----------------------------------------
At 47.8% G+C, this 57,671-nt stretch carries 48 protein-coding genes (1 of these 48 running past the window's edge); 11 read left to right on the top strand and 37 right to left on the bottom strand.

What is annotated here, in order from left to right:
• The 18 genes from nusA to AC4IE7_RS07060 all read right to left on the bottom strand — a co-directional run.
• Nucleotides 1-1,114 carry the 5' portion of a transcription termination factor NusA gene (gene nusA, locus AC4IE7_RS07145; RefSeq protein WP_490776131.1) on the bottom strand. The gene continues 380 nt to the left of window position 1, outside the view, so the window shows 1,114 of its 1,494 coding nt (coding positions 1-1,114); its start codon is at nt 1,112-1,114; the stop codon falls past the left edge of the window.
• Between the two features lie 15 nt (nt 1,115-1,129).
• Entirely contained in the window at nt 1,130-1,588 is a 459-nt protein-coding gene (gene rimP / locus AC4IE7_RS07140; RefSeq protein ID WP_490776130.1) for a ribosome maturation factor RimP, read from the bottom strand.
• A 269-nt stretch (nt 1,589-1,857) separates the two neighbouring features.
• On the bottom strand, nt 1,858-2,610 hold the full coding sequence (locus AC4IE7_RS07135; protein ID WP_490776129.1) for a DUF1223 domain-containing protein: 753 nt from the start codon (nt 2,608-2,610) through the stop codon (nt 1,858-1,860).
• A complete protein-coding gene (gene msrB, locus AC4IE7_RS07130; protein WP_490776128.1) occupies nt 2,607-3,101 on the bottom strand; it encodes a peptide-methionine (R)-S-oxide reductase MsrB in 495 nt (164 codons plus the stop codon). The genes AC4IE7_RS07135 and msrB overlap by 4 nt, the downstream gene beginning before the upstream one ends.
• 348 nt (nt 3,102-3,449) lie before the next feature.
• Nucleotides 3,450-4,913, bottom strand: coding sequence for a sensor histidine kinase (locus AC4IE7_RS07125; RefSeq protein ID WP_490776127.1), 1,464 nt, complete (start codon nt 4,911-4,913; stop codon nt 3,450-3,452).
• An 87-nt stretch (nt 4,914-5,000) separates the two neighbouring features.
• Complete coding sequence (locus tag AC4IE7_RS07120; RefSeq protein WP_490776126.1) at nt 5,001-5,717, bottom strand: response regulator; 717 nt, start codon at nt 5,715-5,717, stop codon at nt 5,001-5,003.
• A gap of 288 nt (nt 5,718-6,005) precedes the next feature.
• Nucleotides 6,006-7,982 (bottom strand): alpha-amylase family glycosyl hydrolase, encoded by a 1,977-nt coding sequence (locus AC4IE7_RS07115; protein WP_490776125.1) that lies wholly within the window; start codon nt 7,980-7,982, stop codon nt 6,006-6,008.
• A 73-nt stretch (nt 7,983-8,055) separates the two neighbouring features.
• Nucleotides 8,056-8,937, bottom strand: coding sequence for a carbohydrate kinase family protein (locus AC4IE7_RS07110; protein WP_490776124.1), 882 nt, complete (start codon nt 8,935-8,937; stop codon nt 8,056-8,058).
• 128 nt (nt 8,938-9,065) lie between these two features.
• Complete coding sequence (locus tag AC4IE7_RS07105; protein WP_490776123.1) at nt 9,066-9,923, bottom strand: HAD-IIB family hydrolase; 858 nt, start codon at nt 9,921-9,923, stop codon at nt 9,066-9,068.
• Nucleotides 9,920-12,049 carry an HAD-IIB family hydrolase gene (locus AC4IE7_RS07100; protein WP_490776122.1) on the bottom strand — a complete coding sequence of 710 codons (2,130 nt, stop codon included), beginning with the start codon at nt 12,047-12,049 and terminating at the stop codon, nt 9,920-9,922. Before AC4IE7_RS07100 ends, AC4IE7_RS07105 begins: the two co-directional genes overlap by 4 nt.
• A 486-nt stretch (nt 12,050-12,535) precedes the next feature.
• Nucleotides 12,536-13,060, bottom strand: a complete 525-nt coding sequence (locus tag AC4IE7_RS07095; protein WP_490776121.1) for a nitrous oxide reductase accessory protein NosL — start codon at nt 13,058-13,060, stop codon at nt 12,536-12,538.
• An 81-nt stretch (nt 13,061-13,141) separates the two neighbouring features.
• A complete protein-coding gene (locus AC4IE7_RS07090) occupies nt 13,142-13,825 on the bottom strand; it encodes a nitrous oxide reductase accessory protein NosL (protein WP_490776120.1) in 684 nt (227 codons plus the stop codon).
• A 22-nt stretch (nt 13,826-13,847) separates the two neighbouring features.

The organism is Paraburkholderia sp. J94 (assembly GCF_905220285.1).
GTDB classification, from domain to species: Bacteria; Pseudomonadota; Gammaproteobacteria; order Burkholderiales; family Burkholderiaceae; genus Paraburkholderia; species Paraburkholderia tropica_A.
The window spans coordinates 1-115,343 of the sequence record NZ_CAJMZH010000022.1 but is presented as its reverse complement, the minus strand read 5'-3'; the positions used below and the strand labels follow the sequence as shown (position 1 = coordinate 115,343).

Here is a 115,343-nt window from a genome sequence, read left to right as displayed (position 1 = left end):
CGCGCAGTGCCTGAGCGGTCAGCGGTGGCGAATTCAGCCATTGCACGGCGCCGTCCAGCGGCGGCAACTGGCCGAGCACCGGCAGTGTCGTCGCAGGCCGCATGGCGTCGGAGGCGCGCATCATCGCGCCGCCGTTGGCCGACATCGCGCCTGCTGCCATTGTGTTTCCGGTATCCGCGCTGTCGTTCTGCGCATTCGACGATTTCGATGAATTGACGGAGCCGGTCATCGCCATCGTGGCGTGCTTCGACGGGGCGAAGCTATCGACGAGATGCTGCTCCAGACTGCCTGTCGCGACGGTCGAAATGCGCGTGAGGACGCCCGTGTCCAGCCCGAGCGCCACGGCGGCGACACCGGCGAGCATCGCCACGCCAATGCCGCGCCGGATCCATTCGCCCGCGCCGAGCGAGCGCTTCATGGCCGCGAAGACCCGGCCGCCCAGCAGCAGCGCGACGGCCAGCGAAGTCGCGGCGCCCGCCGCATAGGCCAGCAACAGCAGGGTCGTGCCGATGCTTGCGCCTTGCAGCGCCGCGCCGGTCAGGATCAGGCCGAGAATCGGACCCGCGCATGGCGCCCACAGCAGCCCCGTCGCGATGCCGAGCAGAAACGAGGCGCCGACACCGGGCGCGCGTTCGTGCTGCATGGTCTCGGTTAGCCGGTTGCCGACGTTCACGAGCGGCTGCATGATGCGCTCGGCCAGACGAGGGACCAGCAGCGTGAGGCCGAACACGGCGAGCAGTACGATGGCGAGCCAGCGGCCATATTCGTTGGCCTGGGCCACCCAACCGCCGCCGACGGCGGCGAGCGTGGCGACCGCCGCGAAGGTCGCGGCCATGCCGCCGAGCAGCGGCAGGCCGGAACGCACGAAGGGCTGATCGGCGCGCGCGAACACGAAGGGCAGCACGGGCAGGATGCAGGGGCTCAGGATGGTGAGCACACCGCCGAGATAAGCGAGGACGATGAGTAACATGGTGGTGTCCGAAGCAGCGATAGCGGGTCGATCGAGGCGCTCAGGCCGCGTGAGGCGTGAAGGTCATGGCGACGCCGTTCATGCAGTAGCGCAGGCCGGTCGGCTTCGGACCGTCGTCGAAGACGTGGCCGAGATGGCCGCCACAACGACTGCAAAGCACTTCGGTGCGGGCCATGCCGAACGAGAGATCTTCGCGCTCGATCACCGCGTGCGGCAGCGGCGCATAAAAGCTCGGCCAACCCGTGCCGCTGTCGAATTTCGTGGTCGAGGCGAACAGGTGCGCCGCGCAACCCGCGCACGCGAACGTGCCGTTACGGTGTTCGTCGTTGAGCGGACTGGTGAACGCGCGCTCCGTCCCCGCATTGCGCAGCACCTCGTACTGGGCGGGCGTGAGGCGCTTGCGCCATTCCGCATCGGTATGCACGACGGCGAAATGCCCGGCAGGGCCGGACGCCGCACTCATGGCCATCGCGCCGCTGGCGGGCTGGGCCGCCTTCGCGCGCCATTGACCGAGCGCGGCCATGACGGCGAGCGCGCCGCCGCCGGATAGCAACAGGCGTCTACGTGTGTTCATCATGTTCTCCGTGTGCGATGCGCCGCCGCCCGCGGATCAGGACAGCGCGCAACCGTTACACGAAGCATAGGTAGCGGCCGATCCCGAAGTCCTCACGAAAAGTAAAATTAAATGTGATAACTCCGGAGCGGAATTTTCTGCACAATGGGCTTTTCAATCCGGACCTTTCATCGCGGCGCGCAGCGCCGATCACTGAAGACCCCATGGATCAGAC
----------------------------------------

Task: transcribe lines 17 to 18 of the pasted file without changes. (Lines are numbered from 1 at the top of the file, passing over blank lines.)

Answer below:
• Nucleotides 8,056-8,937, bottom strand: coding sequence for a carbohydrate kinase family protein (locus AC4IE7_RS07110; protein WP_490776124.1), 882 nt, complete (start codon nt 8,935-8,937; stop codon nt 8,056-8,058).
• 128 nt (nt 8,938-9,065) lie between these two features.